Ulcerative colitis (UC) is a type of inflammatory bowel disease, that when combined with Crohn’s disease, affects more than 100 million people. Despite being this common, the cause for UC is uncertain. Dysbiosis of the gut microbiome has been considered as a prominent cause of inflammation, which likely plays a very important part in the pathogenesis of UC.
A study has found that samples taken from UC patients had a significant and constant decrease in Firmicutes bacteria, specifically Blautia, Clostridium, Coprococcus, and Roseburia. It was also confirmed that the reduction in these bacterial species actually had an important effect on those with UC. The reduction in Clostridium lowered how many short-chain fatty acids could be used, as well as lowering the utilization of butyric acid salt in intestinal cells. This induced inflammation, a major symptom of UC. Interestingly, UC patients living with healthy partners actually influenced the microbiota of their partners. This further shows the link the microbiome has to disease pathogenesis.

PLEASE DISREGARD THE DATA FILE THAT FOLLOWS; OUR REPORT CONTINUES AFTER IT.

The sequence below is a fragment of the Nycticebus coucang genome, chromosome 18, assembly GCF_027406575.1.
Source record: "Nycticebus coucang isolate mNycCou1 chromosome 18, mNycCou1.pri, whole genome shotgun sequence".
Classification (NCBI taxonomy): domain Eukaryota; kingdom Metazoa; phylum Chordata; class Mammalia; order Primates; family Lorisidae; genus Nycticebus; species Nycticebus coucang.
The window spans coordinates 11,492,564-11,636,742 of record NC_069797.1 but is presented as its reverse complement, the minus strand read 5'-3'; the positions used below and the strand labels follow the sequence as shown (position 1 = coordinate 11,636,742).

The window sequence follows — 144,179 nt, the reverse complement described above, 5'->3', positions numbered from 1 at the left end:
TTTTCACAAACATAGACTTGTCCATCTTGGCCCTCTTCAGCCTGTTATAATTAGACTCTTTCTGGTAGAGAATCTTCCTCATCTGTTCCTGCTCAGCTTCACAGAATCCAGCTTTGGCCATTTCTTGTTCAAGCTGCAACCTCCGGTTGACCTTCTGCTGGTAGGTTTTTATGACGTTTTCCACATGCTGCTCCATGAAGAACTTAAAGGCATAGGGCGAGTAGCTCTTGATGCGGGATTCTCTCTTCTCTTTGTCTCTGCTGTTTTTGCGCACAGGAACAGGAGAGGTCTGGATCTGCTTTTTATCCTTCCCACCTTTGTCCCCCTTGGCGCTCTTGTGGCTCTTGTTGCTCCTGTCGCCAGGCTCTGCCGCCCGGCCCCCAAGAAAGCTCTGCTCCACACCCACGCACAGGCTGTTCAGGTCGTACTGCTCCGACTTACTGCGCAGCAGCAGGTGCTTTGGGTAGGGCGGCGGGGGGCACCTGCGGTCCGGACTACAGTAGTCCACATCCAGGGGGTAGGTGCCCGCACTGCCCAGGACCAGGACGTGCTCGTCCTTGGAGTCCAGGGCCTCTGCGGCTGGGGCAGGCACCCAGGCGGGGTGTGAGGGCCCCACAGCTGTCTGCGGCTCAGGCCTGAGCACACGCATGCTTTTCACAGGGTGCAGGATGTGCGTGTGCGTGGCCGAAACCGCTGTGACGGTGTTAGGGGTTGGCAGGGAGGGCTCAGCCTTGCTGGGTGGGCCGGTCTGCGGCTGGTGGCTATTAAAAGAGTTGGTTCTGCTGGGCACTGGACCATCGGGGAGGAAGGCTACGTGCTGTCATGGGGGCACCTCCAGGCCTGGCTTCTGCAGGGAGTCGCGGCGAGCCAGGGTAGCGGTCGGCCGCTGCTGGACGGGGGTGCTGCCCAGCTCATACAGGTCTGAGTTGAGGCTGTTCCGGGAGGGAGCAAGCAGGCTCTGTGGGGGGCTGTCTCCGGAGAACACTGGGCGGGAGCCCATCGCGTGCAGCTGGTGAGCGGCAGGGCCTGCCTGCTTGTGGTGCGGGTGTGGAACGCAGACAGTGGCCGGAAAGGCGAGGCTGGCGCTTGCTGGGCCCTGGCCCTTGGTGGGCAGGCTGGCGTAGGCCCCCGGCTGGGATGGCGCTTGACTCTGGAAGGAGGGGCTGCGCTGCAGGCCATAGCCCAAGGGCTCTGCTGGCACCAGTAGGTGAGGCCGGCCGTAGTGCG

Chen, G.-L., Zhang, Y., Wang, W.-Y., Ji, X.-L., Meng, F., Xu, P.-S., … Bo, X.-C. (2017). Partners of patients with ulcerative colitis exhibit a biologically relevant dysbiosis in fecal microbial metacommunities. World Journal of Gastroenterology, 23(25), 4624–4631. https://www.wjgnet.com/1007-9327/full/v23/i25/4624.htm